The shield is cried to uselessness, after all, it's guaranteed the higher-level monsters will beat non-modern AC practically every round of combat. Some are fine with the small bonus of a shield, given that getting hit is so inevitable, but that the bonus is still useful against the more common and mundane foes expected to combat in the original game.

How can we fix or circumnavigate this issue? Simple; a new mechanic, and one that is very simple. But is it really necessary, especially when combat is supposed to remain abstracted by game design? What would a chance of blocking individual blows mean for this concept? especially when it would apply equally to the already disputed nature of arrows and bolts in the abstract combat (should we exacerbate the problem further?).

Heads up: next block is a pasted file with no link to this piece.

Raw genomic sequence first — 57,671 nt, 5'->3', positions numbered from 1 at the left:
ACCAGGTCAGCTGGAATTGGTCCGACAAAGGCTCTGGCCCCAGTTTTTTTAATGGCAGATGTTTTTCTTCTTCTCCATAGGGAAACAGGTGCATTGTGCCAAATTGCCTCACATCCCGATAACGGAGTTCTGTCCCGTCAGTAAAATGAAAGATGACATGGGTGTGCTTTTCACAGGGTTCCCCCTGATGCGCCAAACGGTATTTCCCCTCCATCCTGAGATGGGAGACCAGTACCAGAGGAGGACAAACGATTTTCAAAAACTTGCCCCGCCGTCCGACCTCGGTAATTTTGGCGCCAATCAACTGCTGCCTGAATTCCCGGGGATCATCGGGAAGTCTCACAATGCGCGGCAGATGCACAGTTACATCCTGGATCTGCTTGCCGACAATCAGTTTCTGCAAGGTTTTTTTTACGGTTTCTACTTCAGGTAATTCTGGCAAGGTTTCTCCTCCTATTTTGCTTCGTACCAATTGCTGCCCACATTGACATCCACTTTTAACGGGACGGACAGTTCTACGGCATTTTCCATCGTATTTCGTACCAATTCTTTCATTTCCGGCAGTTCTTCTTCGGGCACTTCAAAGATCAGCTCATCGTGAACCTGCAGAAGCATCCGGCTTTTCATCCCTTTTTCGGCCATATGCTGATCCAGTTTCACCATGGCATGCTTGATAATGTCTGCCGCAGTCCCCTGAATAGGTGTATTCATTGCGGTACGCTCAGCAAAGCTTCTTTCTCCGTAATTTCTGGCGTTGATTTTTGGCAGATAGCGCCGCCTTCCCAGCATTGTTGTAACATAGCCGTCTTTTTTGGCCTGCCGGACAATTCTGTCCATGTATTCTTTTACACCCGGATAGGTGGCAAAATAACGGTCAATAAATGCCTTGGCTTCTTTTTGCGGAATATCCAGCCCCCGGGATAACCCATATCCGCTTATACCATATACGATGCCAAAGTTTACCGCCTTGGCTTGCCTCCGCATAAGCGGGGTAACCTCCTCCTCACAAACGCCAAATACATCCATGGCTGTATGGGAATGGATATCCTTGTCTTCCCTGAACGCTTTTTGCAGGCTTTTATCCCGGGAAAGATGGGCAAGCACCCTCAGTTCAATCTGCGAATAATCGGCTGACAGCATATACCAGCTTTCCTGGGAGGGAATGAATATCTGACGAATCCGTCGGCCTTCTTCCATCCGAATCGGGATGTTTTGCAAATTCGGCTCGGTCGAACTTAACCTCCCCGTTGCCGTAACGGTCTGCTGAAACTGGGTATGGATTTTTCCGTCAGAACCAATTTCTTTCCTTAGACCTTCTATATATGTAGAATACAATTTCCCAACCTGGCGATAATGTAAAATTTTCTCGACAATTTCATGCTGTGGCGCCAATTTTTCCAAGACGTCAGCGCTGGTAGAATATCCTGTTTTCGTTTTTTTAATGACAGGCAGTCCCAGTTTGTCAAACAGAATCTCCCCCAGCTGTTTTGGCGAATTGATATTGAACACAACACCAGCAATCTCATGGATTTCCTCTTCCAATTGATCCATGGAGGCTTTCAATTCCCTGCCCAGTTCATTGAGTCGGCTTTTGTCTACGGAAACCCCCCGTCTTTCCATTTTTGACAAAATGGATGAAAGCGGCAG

For some time now, how I've run shields is a bit different from the norm, so I shall make them known. Shields provide a bonus of +1, as the norm, though wooden, hide, and wicker faces do not benefit plate armour, instead requiring a metal shield (preferably kite). Without other armour worn, shields count as AC7, and tower shields as AC6 (normally complementing armour by +2 AC). Archers' shields and other small types counted as normal shields, except without bonus against missiles. Shields could be worn across the back for their bonuses against rear attacks.

This original effort varied their place somewhat, but it still was mostly aesthetic. There wasn't a strong effort to make shields too good in the game, considering the other options available to Fighting Men; two-handed weapons rolled two dice, taking the better with +1 in Hits; and using a second one-handed weapon to deke for a +1 To Hit. So I couldn't lean too much favour. This changed somewhat with the design of offensive shields (tweaked from the tail sweeping mechanic I gave dragons).Shield-barers (excluding bucklers) could opt out their shield bonus to bash with the shield, and any time a '6' turned up, the roughly-man-sized and smaller foe was flattened and stunned for one round. Tower shields did so 1/3 of the time.